(b. 1593, Roma, d. ca. 1653, Napoli)
Judith Beheading Holofernesc. 1620
Oil on canvas, 147 x 108 cm cm
Galleria degli Uffizi, Florence
"The Lord has struck him down by the hand of a woman". So says Judith, a young Jew from Bethulia, in the bible when she describes her heroic act that freed the people of Israel from the siege by Nebuchadnezzar's army. Judith went to the encampment of the fierce Holofernes, general of the enemy army, dressed in her best clothes and feigning a wish to forge an alliance. Struck by her beauty, the Assyrian general invited her to a lavish banquet in his tent. After eating and drinking, Holofernes, now drunk, fell asleep on his bed, allowing Judith to seize her chance to draw her scimitar and strike the deadly blow. In this powerful painting Artemisia Gentileschi portrays the moment that Holofernes is killed by the hand of the determined and powerful Judith. The overall effect is both powerful and frightening: the drunk corpulent general is lying on the bed, his head grasped by his hair and the sword plunged into his neck. Furthermore, Artemisia did not shy away from adding the gory detail of blood spurting so profusely as to stain Judith's breast.
The painting was completed in Rome where Artemisia returned after spending seven years in Florence and where she was able to appreciate Caravaggio's works once more. The naturalistic "virility" of the work provoked strong reactions on its arrival in Florence and the painting was denied the honour of being exhibited in the Gallery; in fact, it was only with great difficulty and the help of her friend Galileo Galilei that the painter managed to extract the payment, with a significant delay, that had been agreed with Grand Duke Cosimo II de' Medici, who died in 1621 shortly after the great canvas was completed.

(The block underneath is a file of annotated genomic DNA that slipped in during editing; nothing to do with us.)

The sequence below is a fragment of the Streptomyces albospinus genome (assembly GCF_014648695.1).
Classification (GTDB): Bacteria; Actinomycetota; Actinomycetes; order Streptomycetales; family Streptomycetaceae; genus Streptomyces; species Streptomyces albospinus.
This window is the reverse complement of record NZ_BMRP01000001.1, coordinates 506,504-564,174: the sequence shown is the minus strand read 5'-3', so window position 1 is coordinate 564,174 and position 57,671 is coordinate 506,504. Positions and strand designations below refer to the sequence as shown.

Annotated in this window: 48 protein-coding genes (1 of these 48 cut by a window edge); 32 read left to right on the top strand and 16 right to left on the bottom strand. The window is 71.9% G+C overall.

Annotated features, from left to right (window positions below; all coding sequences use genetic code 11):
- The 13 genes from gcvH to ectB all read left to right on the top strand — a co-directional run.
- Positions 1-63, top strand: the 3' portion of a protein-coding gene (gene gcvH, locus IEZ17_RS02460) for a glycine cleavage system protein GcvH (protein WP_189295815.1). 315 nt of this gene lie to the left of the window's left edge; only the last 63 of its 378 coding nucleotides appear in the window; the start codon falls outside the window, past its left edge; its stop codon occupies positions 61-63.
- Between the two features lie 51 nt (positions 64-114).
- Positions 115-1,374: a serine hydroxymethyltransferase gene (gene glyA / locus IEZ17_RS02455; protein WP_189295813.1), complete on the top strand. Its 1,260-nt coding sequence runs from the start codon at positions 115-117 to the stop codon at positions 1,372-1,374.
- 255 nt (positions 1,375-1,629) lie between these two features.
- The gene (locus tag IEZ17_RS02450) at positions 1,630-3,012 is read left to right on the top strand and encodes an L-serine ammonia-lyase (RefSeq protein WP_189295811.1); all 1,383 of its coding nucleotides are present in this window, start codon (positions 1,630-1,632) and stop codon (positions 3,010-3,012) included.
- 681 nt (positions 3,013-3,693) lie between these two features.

Judith killing Holofernes is one of the most popular subjects of Artemisia Gentileschi. An earlier version is in the Museo Nazionale di Capodimonte, Naples and another in the Pitti, Florence.
It has been suggested that Artemisia's version in the Uffizi was essentially a fancy-dress copy of her father's earlier work and not an independent rethinking of the Naples composition. X-radiographs of the Naples picture reveal a substantial number of changes, which make it highly unlikely that the picture was a repetition of another composition.